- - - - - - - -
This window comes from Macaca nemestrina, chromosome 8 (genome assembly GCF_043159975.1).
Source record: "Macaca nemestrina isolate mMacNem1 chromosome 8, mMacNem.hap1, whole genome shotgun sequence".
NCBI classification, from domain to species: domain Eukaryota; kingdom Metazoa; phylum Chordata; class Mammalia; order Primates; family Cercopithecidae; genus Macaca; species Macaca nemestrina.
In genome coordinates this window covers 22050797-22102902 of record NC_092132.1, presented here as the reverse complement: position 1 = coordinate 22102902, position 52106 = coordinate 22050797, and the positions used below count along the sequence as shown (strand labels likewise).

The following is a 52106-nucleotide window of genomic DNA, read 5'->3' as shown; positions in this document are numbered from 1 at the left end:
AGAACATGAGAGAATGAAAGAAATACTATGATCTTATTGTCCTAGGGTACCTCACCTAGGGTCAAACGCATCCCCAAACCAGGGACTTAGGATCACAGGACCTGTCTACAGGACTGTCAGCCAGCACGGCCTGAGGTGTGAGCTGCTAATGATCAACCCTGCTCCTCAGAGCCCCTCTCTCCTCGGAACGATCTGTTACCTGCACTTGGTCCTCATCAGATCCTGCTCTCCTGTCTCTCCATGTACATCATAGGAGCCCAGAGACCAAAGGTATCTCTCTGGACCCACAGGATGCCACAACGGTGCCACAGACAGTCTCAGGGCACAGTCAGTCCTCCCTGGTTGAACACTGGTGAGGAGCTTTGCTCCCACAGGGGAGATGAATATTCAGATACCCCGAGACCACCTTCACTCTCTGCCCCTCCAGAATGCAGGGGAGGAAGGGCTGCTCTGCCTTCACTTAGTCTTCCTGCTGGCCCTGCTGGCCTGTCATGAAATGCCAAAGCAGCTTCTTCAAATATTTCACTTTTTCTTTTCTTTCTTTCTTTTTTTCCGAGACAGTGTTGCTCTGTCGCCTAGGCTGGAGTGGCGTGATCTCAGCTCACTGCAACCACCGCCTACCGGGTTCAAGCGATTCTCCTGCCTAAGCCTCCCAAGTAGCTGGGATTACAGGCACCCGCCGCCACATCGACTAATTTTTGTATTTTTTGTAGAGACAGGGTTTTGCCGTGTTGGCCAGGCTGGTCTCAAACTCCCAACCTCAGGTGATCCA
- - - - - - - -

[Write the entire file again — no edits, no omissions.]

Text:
This window comes from Macaca nemestrina, chromosome 8 (genome assembly GCF_043159975.1).
Source record: "Macaca nemestrina isolate mMacNem1 chromosome 8, mMacNem.hap1, whole genome shotgun sequence".
NCBI classification, from domain to species: domain Eukaryota; kingdom Metazoa; phylum Chordata; class Mammalia; order Primates; family Cercopithecidae; genus Macaca; species Macaca nemestrina.
In genome coordinates this window covers 22050797-22102902 of record NC_092132.1, presented here as the reverse complement: position 1 = coordinate 22102902, position 52106 = coordinate 22050797, and the positions used below count along the sequence as shown (strand labels likewise).

The following is a 52106-nucleotide window of genomic DNA, read 5'->3' as shown; positions in this document are numbered from 1 at the left end:
AGAACATGAGAGAATGAAAGAAATACTATGATCTTATTGTCCTAGGGTACCTCACCTAGGGTCAAACGCATCCCCAAACCAGGGACTTAGGATCACAGGACCTGTCTACAGGACTGTCAGCCAGCACGGCCTGAGGTGTGAGCTGCTAATGATCAACCCTGCTCCTCAGAGCCCCTCTCTCCTCGGAACGATCTGTTACCTGCACTTGGTCCTCATCAGATCCTGCTCTCCTGTCTCTCCATGTACATCATAGGAGCCCAGAGACCAAAGGTATCTCTCTGGACCCACAGGATGCCACAACGGTGCCACAGACAGTCTCAGGGCACAGTCAGTCCTCCCTGGTTGAACACTGGTGAGGAGCTTTGCTCCCACAGGGGAGATGAATATTCAGATACCCCGAGACCACCTTCACTCTCTGCCCCTCCAGAATGCAGGGGAGGAAGGGCTGCTCTGCCTTCACTTAGTCTTCCTGCTGGCCCTGCTGGCCTGTCATGAAATGCCAAAGCAGCTTCTTCAAATATTTCACTTTTTCTTTTCTTTCTTTCTTTTTTTCCGAGACAGTGTTGCTCTGTCGCCTAGGCTGGAGTGGCGTGATCTCAGCTCACTGCAACCACCGCCTACCGGGTTCAAGCGATTCTCCTGCCTAAGCCTCCCAAGTAGCTGGGATTACAGGCACCCGCCGCCACATCGACTAATTTTTGTATTTTTTGTAGAGACAGGGTTTTGCCGTGTTGGCCAGGCTGGTCTCAAACTCCCAACCTCAGGTGATCCA